﻿ 6.4 Determination of the Rate Law - Kinetics

Kinetics6.4 Determination of the Rate Law

6.4.1 Analysing Data Using the Integrated Rate Laws

If kinetic data for a chemical reaction have been obtained, there are two ways to check whether the reaction adheres to any of the standard rate laws (0th—3rd order).

If at least two data points, t and c t (A), are known, one can substitute these values into the four integrated rate laws (Eqs. 6.24, 6.15, 6.19 and 6.22) and estimate the rate constants k for the different orders. For the correct order, the two data points need to yield the same value for the rate constant.

Alternatively, the linear relationships (Eqs. 6.24, 6.13, 6.19 and 6.22) of the integrated rate equations can be plotted and subjected to a linear fit (see Figs. 6.2, 6.3, 6.4, and 6.5). The rate law that produces the best fit is likely to be the right one (Table 6.1).

Table 6.1

The rate law may be determined by graphical representation of data and checking for a linear relationship. The rate constant is then obtained from the slope

 Order Rate law Graph Rate constant 0 c(A) vs t 1 ln c(A) vs t 2 3

Importantly, the experimentally determined rate constant k exp as obtained from the slope of these linear relationships is related to the ’true’ rate constant k by a proportionality factor that also depends on the stoichiometric coefficients of the reaction.

6.4.2 Experimental Design: Isolation Method

Given the reaction

with the general rate law

(6.4)

we are now concerned with experimental approaches that allow determination of the exponents m, n, etc.

In the isolation method, all starting reactants are supplied in excess except for one (e.g. reactant A). One can then assume that all excessively supplied reactants remain approximately at their initial concentration; the one component with limited supply is ’isolated’. In the above example, one can then assume for B that:

For the rate law (Eq. 6.4), it follows that

The rate constant k and the constant factor c 0 (B) n can be combined to an apparent rate constant k′:

(6.25)

This resulting rate law only features the concentration of one component (the isolated reactant) and is thus called a pseudo-1st-order rate law.

In order to exploit the pseudo-1st-order rate law in such a way, one needs to determine the rate of a reaction at a given time t, as well as the concentration of A at that particular time t. The most frequently used approach in this context is to just consider the initial rates, i.e. the rate at time t = 0. This eliminates the need to re-examine the concentration of A, as it will be essentially the starting concentration of the reactant, c 0(A). In the method of initial rates, the rate is thus measured at the very beginning of the reaction when the concentration of the reactants is still at their initial values. Equation 6.25 then becomes:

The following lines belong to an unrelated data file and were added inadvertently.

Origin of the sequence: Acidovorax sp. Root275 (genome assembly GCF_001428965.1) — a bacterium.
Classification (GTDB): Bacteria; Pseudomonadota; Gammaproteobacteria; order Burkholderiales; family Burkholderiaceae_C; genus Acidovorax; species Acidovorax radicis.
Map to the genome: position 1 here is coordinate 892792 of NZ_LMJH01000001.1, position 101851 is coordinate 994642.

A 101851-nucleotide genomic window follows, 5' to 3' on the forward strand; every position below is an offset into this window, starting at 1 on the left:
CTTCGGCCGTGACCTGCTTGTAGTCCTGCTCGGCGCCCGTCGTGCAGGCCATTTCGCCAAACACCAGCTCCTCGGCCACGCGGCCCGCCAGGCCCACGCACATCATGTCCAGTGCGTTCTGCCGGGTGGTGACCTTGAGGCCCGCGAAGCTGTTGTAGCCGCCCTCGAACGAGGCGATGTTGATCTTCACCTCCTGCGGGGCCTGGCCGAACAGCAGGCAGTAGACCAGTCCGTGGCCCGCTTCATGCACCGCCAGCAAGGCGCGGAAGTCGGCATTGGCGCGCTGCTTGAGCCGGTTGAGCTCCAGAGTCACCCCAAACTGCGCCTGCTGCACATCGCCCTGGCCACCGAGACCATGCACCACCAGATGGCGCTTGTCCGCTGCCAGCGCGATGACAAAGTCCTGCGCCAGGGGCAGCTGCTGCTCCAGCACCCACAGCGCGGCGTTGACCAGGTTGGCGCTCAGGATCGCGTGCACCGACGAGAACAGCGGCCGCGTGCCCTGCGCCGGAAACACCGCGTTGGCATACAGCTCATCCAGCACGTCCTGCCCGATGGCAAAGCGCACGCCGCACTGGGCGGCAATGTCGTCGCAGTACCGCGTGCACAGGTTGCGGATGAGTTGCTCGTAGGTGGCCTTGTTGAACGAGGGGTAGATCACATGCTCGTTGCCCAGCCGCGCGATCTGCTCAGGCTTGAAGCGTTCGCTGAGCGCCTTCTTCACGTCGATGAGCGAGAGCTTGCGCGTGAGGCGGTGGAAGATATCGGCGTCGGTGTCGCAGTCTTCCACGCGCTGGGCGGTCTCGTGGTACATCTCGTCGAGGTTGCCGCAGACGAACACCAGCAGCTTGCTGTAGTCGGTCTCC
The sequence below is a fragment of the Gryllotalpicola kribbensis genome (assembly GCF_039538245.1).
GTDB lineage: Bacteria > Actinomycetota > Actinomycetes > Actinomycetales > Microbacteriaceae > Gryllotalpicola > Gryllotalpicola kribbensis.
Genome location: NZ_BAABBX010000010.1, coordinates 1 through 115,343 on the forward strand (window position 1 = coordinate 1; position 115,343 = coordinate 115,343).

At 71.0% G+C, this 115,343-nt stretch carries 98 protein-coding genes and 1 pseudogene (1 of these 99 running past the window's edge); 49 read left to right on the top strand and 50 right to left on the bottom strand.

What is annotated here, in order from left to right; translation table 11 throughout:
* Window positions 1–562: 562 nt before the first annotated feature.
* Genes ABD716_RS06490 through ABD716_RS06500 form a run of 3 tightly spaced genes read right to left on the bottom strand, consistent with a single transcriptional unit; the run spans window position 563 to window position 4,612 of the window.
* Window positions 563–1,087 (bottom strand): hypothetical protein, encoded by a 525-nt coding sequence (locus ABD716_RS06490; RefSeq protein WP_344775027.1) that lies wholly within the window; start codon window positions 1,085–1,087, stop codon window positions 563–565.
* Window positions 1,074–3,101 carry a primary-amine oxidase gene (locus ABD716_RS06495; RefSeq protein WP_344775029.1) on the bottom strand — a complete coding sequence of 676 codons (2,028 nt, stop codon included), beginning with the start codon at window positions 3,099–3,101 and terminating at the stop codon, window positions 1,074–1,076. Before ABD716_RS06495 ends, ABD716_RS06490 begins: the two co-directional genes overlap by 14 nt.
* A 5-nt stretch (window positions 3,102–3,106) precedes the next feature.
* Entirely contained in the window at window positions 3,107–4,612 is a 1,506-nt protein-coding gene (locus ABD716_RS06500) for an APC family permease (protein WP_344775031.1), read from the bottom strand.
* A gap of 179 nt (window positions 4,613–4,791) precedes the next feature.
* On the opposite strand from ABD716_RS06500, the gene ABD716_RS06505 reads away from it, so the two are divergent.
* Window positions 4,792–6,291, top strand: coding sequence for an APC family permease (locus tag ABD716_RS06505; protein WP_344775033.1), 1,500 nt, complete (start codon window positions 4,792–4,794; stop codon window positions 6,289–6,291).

and by subjecting the equation to a logarithmic transformation (and using the logarithm rule of log(ab) = log a + log b), one obtains:

With the rule of log a m = m ⋅ log a this yields:

(6.26)

Experimentally, the initial rates are determined for a series of different initial concentrations of A. A plot of logv 0 versus logc 0(A) then results in a line with slope m and intercept log kA (see Fig. 6.6).

Fig. 6.6

Determination of the reaction order using the isolation method on initial rates

Using this pseudo-1st-order rate law, the exponent of the isolated reactant can be obtained and thus the true order of the reaction with respect to this reactant may be established. Subsequently, all other starting reactants are isolated, one at a time, thus allowing conclusions as to the remaining reaction orders.

A caveat for the method of initial rates

The method of initial rates may not always reveal the full rate law. Reaction products may participate in the reaction and thus affect the rate. As first proposed in 1907 (Bodenstein and Lind 1907), in the reaction that synthesises HBr from H2 and Br2

the product HBr engages in the radical reaction mechanism (which consists of consecutive elementary reactions; see Sect. 6.6):

Based on this reaction mechanism, the following rate equation is derived:

6.4.3 Reactions Approaching Equilibrium

In practice, kinetic studies often conducted immediately after initiation of a reaction, i.e. far from the equilibrium. Therefore, reverse reactions need not be considered and the method of initial rates may be applied. However, when a reaction actually approaches equilibrium, the concentrations of products have to be taken into account. As an exemplary case, we consider a chemical equilibrium

(6.27)

where both the forward and reverse reactions follow a 1st-order rate law (which is, for example, the case in some isomerisation reactions).

The concentration of A is thus decreased by the forward reaction, but increased by the reverse reaction, and one obtains the following rate expression:

(6.28)

With

we can substitute c(B) in Eq. 6.28 and obtain:

(6.29)

The integrated form of the differential Eq. 6.29 resolves to:

(6.30)

From Eq. 6.30, one can calculate the equilibrium concentration of A by considering a very large value for the time t; if the reaction is allowed to continue for a long time, it will certainly have reached equilibrium. With knowledge of the function ex (see Fig. 6.7) it becomes clear that:

Fig. 6.7